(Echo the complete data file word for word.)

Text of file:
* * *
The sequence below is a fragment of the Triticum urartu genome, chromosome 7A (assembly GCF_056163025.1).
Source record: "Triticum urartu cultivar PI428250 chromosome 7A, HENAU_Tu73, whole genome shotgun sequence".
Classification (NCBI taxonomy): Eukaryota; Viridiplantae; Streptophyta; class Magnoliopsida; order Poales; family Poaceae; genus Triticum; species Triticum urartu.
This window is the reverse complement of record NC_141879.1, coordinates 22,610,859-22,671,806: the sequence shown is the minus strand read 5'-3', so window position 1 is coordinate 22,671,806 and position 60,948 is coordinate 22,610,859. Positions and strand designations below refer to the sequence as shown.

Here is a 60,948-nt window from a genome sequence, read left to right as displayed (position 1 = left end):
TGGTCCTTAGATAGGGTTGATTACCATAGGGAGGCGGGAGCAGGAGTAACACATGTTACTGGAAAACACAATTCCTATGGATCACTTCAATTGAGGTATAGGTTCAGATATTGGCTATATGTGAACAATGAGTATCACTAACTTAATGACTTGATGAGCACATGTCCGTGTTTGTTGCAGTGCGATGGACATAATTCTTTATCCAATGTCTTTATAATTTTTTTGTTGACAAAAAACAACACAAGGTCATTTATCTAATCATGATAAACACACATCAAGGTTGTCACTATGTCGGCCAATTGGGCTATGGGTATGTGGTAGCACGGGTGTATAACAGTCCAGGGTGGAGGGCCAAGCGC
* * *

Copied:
The sequence below is a fragment of the Triticum urartu genome, chromosome 7A (assembly GCF_056163025.1).
Source record: "Triticum urartu cultivar PI428250 chromosome 7A, HENAU_Tu73, whole genome shotgun sequence".
Classification (NCBI taxonomy): Eukaryota; Viridiplantae; Streptophyta; class Magnoliopsida; order Poales; family Poaceae; genus Triticum; species Triticum urartu.
This window is the reverse complement of record NC_141879.1, coordinates 22,610,859-22,671,806: the sequence shown is the minus strand read 5'-3', so window position 1 is coordinate 22,671,806 and position 60,948 is coordinate 22,610,859. Positions and strand designations below refer to the sequence as shown.

Here is a 60,948-nt window from a genome sequence, read left to right as displayed (position 1 = left end):
TGGTCCTTAGATAGGGTTGATTACCATAGGGAGGCGGGAGCAGGAGTAACACATGTTACTGGAAAACACAATTCCTATGGATCACTTCAATTGAGGTATAGGTTCAGATATTGGCTATATGTGAACAATGAGTATCACTAACTTAATGACTTGATGAGCACATGTCCGTGTTTGTTGCAGTGCGATGGACATAATTCTTTATCCAATGTCTTTATAATTTTTTTGTTGACAAAAAACAACACAAGGTCATTTATCTAATCATGATAAACACACATCAAGGTTGTCACTATGTCGGCCAATTGGGCTATGGGTATGTGGTAGCACGGGTGTATAACAGTCCAGGGTGGAGGGCCAAGCGC